You should also make photocopies of your passport identification page, your flight itinerary and ticket. Keep one copy with you, and give one copy to a friend or relative at home.
Do not carry valuables with you. Leave your jewelry and extra credit cards, checkbook, credit coupons, bank statements and other valuable items at home. Even costume jewelry can attract the attention of thieves who assume it’s real, and may be willing to hurt you while attempting to steal it. Or they might hurt you when they find out it’s not real. Either way, it’s safer to dress down.
Dress conservatively and inconspicuously, emulating local women, so you don’t stand out. Before packing, check what local women are wearing by browsing the internet. You don’t need to go to extremes. For example, it isn’t necessary for you to wear a burka or niqab in predominantly Muslim countries, but your attire should be conservative and modest. To avoid harassment, be particularly careful to avoid wearing what might be construed as provocative attire -- low necklines, short skirts or shorts, spike heels, for example. And don’t wear a lot of make up or an excessive amount of perfume that might attract unwanted attention.
Choose a hotel with good security. Request a room near the elevator, so you can avoid walking down deserted corridors. When you get to your room, check that the locks on the door and windows work well. Use your peephole before opening the door, and use the safely latch while you’re in the room. Also, during evening hours, leave a light and the television on even when you’re not in your room, and hang the ‘do not disturb’ sign on the door.
Before touring the sights, ask for directions by public transportation or cab. If you don’t speak the local lingo, ask the concierge to write down your destination’s address and that of the hotel. Use this when giving instructions to a cabbie. This is particularly important in countries where other alphabets are used.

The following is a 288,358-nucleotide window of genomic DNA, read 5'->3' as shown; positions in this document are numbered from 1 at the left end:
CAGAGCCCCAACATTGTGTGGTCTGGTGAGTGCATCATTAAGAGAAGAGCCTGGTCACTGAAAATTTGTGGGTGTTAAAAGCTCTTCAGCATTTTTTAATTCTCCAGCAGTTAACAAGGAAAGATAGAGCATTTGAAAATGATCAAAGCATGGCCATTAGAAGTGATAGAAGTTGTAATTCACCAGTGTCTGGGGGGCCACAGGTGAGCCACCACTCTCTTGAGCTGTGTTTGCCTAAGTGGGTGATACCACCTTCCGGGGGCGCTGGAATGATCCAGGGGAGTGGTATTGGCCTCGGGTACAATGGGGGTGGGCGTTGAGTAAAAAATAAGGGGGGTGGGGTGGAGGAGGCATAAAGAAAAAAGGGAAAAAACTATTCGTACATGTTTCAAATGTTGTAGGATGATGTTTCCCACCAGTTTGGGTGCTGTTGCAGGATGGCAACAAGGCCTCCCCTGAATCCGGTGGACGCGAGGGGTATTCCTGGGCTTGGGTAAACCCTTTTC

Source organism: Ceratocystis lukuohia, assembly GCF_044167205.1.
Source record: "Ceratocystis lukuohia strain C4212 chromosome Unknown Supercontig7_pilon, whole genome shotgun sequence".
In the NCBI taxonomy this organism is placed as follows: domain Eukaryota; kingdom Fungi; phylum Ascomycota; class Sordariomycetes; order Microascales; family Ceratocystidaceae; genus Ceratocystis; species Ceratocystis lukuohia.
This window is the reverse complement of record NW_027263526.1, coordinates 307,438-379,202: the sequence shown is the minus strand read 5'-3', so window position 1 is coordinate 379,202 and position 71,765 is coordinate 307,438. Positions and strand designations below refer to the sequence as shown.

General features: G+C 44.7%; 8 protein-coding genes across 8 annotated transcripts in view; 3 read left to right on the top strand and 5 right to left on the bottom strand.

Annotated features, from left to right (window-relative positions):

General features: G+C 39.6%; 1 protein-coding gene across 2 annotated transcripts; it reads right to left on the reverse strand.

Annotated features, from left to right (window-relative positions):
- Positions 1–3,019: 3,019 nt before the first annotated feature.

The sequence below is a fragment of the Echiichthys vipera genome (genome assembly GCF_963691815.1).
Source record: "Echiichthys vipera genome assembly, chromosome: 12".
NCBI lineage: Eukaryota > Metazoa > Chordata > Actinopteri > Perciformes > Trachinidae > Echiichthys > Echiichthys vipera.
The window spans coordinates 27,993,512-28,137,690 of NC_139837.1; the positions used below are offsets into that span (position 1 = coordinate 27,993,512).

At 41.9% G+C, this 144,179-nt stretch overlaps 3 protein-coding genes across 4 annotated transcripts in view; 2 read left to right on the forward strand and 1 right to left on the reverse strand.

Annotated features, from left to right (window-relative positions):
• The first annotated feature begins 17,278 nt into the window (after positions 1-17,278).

If you’re in a high crime area -- one where kidnappings occur, for example -- arrange for a cab recommended by the hotel, and ask the driver to wait for you or pick you up at a specific time.
If you’ve lost your way, ask a women with children for directions. Or enter a shop or restaurant and discreetly ask the proprietor for directions.
Look confident, stay alert and use common sense. If you think you’re being followed, step into a store or restaurant to see whether the person passes by or lingers outside waiting for you. Don’t be shy about asking someone to make sure everything is safe for you and if you’re not quite convinced it is, call your hotel for assistance.
Never drink with strangers, even if they seem perfectly nice and respectable.
Regarding medications you must bring with you, keep them in their labeled containers, safely locked up in your hotel, along with copies of your prescriptions for them. Carry enough to last longer than your trip, just in case you’re detained. And, know their generic names in case you need an additional supply from a local doctor.
Make sure your medical insurance covers your while you’re abroad. And that you’re covered for possible medical evacuation. If not, you should purchase supplemental traveler’s insurance for the duration of your trip.
Most of these tips are just common sense, but you’d be surprised how many women traveling alone don’t think of taking security measures. There’s no need to be paranoid, just be prepared.